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While it’s common for UK employers to hire people from outside of the EU, it can be a long, complicated process. There are a few key things that you need to know about making the process as stress-free as possible for you and your potential employee.

hiring candidates

First, advertise the position

If the job you’re offering is not on the shortage occupation list, you will need to have advertised the job in the UK first. You must have at least two adverts for the job, which should run in the UK for 28 days. This is known as the resident labour market test.

The test aims to ensure that there are no suitable workers already living in the UK and that it is a genuine vacancy. You must be able to demonstrate that you weren’t able to find a suitable UK resident to fill the position should you be asked to do so. 

The advertisement for the position must clearly state:

  • The job title
  • The main duties and responsibilities that the position entails
  • The location of the job
  • The salary offered
  • The qualifications and experience required for the role
  • The closing date for all applications

If the job you are offering is on the shortage occupation list, you will not need to advertise in the UK first, although there are exceptions to this rule. It’s always best to check with an immigration specialist to ensure you don’t waste time or money down the line.

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Get a valid sponsorship licence

In order to sponsor an employee from outside of the EU, you will need to have a valid sponsorship licence issued by the UKVI. To be eligible for a sponsorship licence, your company must:

  • Prove to the Home Office that they are operating and trading lawfully in the UK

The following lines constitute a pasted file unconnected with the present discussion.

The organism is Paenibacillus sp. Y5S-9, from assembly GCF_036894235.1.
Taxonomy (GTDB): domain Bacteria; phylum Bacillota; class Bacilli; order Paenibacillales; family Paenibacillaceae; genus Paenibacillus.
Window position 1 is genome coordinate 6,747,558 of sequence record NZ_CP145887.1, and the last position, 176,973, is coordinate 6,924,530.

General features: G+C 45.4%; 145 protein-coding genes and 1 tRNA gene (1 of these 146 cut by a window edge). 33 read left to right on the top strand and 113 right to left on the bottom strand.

• Meet the suitability criteria
  • Give the Home Office no reason to believe that they represent a threat to immigration control
  • Agree to comply with the duties of sponsorship according to the UK’s law

Applying for your licence

The licence you will need will to apply for will depend on whether you are hiring temporary or long-term employees. A Tier 2 licence is for long-term job offers and a Tier 5 licence is for temporary job offers. You can apply for a licence that covers either or both of these tiers.

Issue your non-EU employee with a certificate of sponsorship

When you apply for your licence, you’ll be asked to estimate how many Tier 2 and Tier 5 certificates you’ll need. You must assign a certificate of sponsorship to each foreign worker you employ. A certificate is an electronic record, not a physical document. Each on has its own number which the worker will use when they are applying for their visa.

Do note: Certificates must be used within three months from when their assigned.

The immigration skills charge

You may need to pay an additional charge for each non-EU employee you hire. This is called the immigration skills charge and it was introduced in 2016. Each non-EU hire will set you back £1,000 per year. You will only need to pay this if the worker is going to be working for you for six months or more under a Tier 2 (General) or Tier 2 (Intra-company transfer) visa.

The good news is that the skills charge is only £364 per year if your business is small or if you are a charity organisation. A “small” business is considered to be any business with an annual turnover of £10.2 million or less, that has less than 50 employees.

See also: The new Skills Charge: Important information for UK employers

It’s important that you follow the correct steps when looking to hire a non-EU national. The smallest mistake could cost you a lot of unnecessary time and money. The best way to ensure that you, and your employees, have the correct licences and visas is to consult a UK immigration specialist before you start the process.


If you have any questions about hiring a non-EU national, get in touch with our work permits team on +44 (0) 20 7759 7584 or send us an email on workpermits@sableinternational.com.

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